Some philosophers say that even though someone can accurately predict what you will do, you still make the free decision, and therefore have and exercise free will. What others can predict has no effect on these things, regardless of their reasoning. Other philosophers say there is no free will here, because you don't have the free will to break away from the psychological makeup that made this decision for you. Even if you say to yourself "I'm going to do something that makes no sense to the psychologists who may study me", your decision to do so was caused by your previous upbringing, experiences, etc, saying "it's time to break away from this mold!" Confusing, I know.

So along comes the language philosopher, and says "these people have two completely different ideas of free will! In fact, they're not even arguing about free will, since they're not on the same page as to what free will is! Let's solve this problem!"

At which point, the language philosophers decided to differentiate between the two ideas of free will here. The general (although not unanimous) conclusion here is that two things are evident- you have no free will here, because of your psyche. But since your brain vigorously debated matters, you exercised "free choice" instead. Arthur Schopenhauer once said something like "man can will how he acts (free choice) but he cannot will how he wills (free will)".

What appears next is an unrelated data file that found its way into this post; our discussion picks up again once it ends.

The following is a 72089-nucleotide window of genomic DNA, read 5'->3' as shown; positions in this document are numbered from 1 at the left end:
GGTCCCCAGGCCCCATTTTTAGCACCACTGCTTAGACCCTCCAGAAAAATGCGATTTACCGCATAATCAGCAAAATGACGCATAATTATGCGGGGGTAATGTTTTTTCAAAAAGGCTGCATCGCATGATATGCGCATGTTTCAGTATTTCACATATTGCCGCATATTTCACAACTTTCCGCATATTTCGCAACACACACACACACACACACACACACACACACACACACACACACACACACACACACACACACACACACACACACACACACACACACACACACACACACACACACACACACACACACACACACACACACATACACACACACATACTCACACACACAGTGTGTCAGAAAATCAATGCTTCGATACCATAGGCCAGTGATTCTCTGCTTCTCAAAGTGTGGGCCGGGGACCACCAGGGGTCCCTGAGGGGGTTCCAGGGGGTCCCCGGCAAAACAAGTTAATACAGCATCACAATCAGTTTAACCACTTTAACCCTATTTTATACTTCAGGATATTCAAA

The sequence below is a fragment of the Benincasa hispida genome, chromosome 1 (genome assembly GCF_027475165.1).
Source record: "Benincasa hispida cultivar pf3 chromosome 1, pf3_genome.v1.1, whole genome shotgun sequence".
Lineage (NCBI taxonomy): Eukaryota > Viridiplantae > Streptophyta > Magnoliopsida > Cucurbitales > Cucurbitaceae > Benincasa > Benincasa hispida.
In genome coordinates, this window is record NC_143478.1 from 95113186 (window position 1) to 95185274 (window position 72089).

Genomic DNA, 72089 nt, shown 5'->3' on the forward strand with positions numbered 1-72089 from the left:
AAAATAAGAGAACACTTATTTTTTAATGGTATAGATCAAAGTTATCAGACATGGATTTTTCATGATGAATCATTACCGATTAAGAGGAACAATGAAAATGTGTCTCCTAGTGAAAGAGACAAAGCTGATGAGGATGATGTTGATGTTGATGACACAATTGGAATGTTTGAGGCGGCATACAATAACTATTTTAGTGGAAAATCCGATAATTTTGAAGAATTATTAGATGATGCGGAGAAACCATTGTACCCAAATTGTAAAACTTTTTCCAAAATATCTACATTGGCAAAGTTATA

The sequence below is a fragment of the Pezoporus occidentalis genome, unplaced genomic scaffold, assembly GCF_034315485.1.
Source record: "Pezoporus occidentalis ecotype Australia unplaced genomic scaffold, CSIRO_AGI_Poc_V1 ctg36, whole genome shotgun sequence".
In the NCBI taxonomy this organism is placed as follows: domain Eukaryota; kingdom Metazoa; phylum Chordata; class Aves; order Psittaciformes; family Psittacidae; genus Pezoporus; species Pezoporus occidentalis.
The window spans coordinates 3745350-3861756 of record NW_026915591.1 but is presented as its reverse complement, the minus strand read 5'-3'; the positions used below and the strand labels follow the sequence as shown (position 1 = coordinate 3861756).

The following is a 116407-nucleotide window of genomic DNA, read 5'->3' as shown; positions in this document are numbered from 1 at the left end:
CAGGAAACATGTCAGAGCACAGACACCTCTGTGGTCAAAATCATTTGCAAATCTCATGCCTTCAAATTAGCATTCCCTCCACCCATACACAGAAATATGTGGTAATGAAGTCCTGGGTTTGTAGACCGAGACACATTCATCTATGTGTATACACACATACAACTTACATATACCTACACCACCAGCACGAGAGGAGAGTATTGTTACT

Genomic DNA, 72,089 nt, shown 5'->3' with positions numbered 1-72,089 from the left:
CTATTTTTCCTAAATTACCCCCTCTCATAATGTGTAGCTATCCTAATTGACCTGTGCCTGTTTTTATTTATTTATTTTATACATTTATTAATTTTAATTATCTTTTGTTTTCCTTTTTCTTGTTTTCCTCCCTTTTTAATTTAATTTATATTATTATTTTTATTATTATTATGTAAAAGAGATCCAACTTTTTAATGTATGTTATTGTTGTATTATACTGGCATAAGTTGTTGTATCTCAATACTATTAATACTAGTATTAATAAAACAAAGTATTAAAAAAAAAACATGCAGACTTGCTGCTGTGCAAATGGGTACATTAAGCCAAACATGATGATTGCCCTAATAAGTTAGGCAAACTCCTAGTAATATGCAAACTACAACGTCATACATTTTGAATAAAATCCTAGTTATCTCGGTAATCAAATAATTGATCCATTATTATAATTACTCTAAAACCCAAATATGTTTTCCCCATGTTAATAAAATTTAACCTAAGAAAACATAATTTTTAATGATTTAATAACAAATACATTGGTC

So what did the language philosophers do for us in this case? Well nothing has exactly been resolved, but we do have a shiny new term to use while arguing!

Now wait a minute, what's the point of language philosophy if you don't actually resolve anything? Well according to Ludwig Wittgenstein, this is the only way we ever will resolve anything in philosophy. Wittgenstein came up with the idea that philosophy had reached a point where it had become nothing but "language games". By this, he claims that all we're doing is arguing about terms, but not what they actually mean.

Going back to the free will example above, Wittgenstein would say that to finally resolve the issue we have to get to the true, clear meaning of all the terms we were discussing. Once we fully define "free will", "determinism", and other related matters, we would be able to finally get to the bottom of the actual question over whether or not free will exists. In fact, there are times when Wittgenstein seems to say that not only can they be resolved, but they'll be resolved quite easily.